single largest group of people working are
dormitory freshmen," says SGC) resident
N4arty McLaughlin.
This is in sharp contrast to last year's
drive to abolish language and distribution
requirements. At that time, attracting 200
-not 2000-students to a. Diag rally was
an achievement.
And despite a prolonged sit-in in the
LSA Bldg., there were no mass arrests or
police on campus to rally students around
the cause.
More importantly, the language fight
was waged against some literary college
faculty members who tend to be viewed by
students as liberals. The bookstore issue, on
the other hand, has been directed against
the administration, who, Hirshon says, are

begins
seen by students as a manipulative and
unresponsive force.
"One of the real problems in the book-
store issue was just how it was handled. If
the Regents submitted their plan for re-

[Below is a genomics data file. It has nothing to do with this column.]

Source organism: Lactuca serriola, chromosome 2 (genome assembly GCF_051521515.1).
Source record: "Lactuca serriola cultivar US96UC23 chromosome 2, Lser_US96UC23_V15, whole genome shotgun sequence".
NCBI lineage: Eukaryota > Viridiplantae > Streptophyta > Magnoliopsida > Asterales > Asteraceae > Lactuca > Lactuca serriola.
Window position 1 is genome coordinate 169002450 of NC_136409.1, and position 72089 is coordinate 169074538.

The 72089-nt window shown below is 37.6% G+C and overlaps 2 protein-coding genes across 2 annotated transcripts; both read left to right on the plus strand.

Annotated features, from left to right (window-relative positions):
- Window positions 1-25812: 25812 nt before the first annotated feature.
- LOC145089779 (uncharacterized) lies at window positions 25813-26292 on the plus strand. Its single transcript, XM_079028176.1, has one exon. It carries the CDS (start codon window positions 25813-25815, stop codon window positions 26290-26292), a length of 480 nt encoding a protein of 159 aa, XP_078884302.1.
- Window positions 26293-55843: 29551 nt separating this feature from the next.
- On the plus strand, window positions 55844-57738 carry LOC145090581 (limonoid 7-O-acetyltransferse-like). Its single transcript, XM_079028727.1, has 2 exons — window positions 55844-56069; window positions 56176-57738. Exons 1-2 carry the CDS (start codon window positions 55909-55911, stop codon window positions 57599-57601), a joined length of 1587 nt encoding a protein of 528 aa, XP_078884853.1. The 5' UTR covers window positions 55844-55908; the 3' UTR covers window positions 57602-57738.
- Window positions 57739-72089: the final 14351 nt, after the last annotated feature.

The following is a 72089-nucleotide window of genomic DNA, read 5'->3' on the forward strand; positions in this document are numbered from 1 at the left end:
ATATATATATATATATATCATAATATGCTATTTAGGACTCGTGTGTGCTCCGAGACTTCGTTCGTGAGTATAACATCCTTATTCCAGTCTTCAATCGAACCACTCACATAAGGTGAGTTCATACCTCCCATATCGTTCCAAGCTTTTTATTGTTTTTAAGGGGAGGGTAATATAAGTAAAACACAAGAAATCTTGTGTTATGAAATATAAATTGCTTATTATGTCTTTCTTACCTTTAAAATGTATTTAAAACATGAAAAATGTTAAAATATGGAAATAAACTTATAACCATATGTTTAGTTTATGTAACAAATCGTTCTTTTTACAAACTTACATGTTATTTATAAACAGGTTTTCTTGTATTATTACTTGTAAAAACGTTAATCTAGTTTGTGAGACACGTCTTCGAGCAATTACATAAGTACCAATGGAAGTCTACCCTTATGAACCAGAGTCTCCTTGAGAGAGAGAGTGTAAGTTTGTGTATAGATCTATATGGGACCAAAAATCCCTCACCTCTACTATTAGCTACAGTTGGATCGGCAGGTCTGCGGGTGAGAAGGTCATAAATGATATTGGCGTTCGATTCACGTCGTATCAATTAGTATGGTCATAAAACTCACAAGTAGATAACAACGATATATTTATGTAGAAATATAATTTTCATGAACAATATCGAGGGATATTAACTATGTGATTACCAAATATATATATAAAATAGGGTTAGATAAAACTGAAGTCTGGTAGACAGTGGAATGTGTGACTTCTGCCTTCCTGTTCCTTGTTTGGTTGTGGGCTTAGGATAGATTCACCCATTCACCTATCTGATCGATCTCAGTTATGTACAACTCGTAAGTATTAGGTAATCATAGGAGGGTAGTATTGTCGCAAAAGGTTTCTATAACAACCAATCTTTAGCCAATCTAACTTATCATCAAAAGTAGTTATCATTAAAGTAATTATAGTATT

actions and given all groups a chance to
react to it, the situation might have been
improved," he says.
A good way to give students decision-
making power, says Acting Vice President
for Student Affairs Barbara Newell, lies in
the upcoming considerations of regental
bylaws.
But from the bylaws to new proposed
structures and student control of the book-
store, student participation in decision-
making seems open to question at this
point.
Where students, faculty and administra-
tors will go from here depends to a large
degree on the outcome of the bookstore
crisis and on the ability of all three groups
to communicate with each other.

I

OVER 400 STUDENTS interrupted the Sept. 20 Regents meeting to show support for a student-run discount bookstore. .

'tudents
(Continued from Page 1)
ver, that any action to be
n following today's strike will
ecided by today's mass rally
p.m. on Regents Plaza.
udent proponents of t h e
e also met last night w i t h
ested faculty members to
iss the bookstore issue a n d
y's strike. Close to thirty fa-
members, half of which were
ing fellows, attended t h e
ing called by the coordinating
nittee.
e faculty member blasted the
P as a "coercive measure"
h would serve only to alien- -